Yep, I’m running a marathon soon. And I blame that on the free beer samples.
There I was, wandering around the Shamrock Race expo, grooving on 3 ounces of complimentary beer, when the booth for the Columbia Gorge Marathon hove into view. Before I knew it, I had signed up. To run a marathon. 26 miles.
For a long time after that, nothing happened. I kept running my paltry 20 miles per week or so, grabbing two-mile runs at lunchtime and essaying longer runs on the weekends.
In mid-July, after a disastrous 12-mile effort during which I fell and thought I’d cracked a rib, I knew I had to make a change. So I hired a coach.
I knew Yassine from classes at PSU. We graduated in the same cohort from the Physical Exercise and Activity concentration of our major. Yassine is an ultra-runner and a coach. His speciality is endurance running (duh. He’s an ultra-runner). He’s also super warm and likable and not intimidatingly young. He understands the limitations (and strengths) of older runners.
I was initially very ambivalent about hiring a coach. It seemed like an extravagance to spend that much money on myself. But within a week of working with Yassine, I knew I made the right choice. Oh sure, I could have written my own training plan--I have a lot of textbooks lying around with just that sort of information in them.
But having a coach is about more than a training plan. It’s about peace of mind. Before I hired Yassine, I was always second-guessing myself. I’d go out intending to run 8 miles and stop at 7 because, well, maybe I needed to preserve my energy for the next day’s run. Or I’d skip speed work, telling myself that hill work was a fine substitution. And I worried that I would train too much (UNLIKELY) or too little.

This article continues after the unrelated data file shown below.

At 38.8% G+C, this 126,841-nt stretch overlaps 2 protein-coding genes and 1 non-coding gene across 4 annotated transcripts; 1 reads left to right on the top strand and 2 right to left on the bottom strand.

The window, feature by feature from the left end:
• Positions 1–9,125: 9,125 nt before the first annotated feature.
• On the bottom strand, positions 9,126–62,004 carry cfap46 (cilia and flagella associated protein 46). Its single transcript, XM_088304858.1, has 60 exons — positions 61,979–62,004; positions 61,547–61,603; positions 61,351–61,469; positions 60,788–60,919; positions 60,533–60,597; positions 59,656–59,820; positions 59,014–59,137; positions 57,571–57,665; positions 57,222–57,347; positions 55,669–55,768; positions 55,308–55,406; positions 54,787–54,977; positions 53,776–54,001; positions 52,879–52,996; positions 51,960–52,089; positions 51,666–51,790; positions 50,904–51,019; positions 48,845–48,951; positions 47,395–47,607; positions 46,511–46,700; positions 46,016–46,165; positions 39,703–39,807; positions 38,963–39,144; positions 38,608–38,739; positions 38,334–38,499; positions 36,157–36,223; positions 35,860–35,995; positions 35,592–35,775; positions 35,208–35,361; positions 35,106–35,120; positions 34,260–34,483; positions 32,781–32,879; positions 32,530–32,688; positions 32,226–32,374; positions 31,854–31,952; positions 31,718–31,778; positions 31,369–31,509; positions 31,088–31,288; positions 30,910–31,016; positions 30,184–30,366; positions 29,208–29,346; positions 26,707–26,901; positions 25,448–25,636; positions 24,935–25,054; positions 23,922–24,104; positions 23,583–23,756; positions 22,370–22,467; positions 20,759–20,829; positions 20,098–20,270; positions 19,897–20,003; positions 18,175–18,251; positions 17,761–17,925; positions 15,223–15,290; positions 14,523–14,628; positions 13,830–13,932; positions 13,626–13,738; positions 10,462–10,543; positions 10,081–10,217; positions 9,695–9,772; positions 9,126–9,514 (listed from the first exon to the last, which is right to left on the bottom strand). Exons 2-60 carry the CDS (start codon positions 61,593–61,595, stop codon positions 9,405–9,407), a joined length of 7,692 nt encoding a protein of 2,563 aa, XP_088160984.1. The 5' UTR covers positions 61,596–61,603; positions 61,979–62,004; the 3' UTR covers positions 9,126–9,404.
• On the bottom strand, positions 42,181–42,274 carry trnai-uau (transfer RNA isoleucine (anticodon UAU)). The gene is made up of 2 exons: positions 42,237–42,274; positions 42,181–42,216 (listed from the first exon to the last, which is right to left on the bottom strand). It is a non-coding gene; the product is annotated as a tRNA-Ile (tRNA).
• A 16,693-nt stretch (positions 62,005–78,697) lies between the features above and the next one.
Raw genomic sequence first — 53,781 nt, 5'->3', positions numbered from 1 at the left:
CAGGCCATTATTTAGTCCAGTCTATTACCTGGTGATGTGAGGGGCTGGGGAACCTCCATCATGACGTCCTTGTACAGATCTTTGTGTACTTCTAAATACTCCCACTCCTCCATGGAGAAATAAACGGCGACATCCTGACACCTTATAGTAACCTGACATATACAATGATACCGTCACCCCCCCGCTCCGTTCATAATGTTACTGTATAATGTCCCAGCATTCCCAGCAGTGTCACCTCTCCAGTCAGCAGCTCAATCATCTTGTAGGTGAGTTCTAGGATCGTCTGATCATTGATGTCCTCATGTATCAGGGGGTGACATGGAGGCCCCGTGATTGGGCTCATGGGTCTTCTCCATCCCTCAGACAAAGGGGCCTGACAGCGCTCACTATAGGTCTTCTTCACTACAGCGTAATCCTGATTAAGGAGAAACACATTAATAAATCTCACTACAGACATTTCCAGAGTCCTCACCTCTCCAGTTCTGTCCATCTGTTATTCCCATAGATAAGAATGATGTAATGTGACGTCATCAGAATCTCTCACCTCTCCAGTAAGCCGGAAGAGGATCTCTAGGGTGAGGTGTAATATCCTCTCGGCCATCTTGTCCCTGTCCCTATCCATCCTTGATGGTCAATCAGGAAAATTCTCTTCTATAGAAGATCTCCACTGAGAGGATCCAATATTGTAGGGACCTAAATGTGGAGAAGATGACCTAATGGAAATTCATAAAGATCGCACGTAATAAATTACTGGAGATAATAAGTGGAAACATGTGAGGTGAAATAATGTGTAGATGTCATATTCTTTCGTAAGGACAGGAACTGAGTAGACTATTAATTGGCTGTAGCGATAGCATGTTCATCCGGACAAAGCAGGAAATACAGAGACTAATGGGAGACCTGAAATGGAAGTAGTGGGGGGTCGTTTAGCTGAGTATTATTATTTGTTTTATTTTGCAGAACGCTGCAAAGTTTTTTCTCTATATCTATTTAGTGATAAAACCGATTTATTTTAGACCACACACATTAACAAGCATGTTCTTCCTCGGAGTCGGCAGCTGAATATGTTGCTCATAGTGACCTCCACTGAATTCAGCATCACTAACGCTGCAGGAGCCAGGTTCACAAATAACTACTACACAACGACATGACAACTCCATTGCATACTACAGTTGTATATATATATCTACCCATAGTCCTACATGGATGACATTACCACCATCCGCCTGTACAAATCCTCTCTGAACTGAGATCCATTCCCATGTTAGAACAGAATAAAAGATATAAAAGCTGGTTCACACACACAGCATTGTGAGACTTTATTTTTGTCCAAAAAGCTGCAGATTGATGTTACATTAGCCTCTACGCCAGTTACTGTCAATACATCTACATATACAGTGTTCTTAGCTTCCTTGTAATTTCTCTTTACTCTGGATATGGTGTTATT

Working with Yassine took the guess-work out of things. Every Monday he posts a plan for the week and I follow it. Before I might have skipped runs here or there because I was too busy or the moon was in jupiter. But with some accountability, I hit my targets--even if I had to haul my ass out of bed at 5:30 am to do it. It was easy because I didn’t have to expend all the mental energy I had been to decide whether or not I was going to run--I just ran.
The best part is that reducing my anxiety about the training has allowed me to relax into it. I want to enjoy every dang run of the training, and for the most part I do.
I’ve enjoyed peaceful evening runs in Forest Park where I’ve had the entire place to myself and rowdy evening runs on Mt. Tabor, rocketing through the roller coaster of hilly trails the park has to offer. I’ve enjoyed long tours through the streets of Portland, running through bustling hipster shopping districts and tree-lined streets.
A trip to Cheyenne offered three distinctive runs: A five-miler in Denver in 90 degree heat; a long spin on the Greenway in Cheyenne through the streets of my childhood; and a gorgeous run on the mountain bike trails of Curt Gowdy State Park, a scrubby, rock-strewn high desert environment.
I haven’t lost sight of how lucky I am to be able to do this. How lucky that my body has held up. It feels very self-indulgent at times--I’ve used a lot of resources on this, time and money that could have been allocated less selfishly. So I’m grateful to the people who have been on the short end of that stick, like my daughter who has very graciously informed me a number of times how much she appreciates me being out of the house for extended periods of time.And to my beau, who shuttled me to runs far and wide and plied me with delicious foods afterwards to speed my recovery.
My hardest training is behind me now. I'm on my taper. The hay, as distance runners like to say, is in the barn and thanks to Yassine, I'm ready for a great race. Thanks, too, go to those folks who shared a run and some uplifting conversation, helping me get where I needed to go--I’m talking to you, Belinda, Jonanna, Stephanie.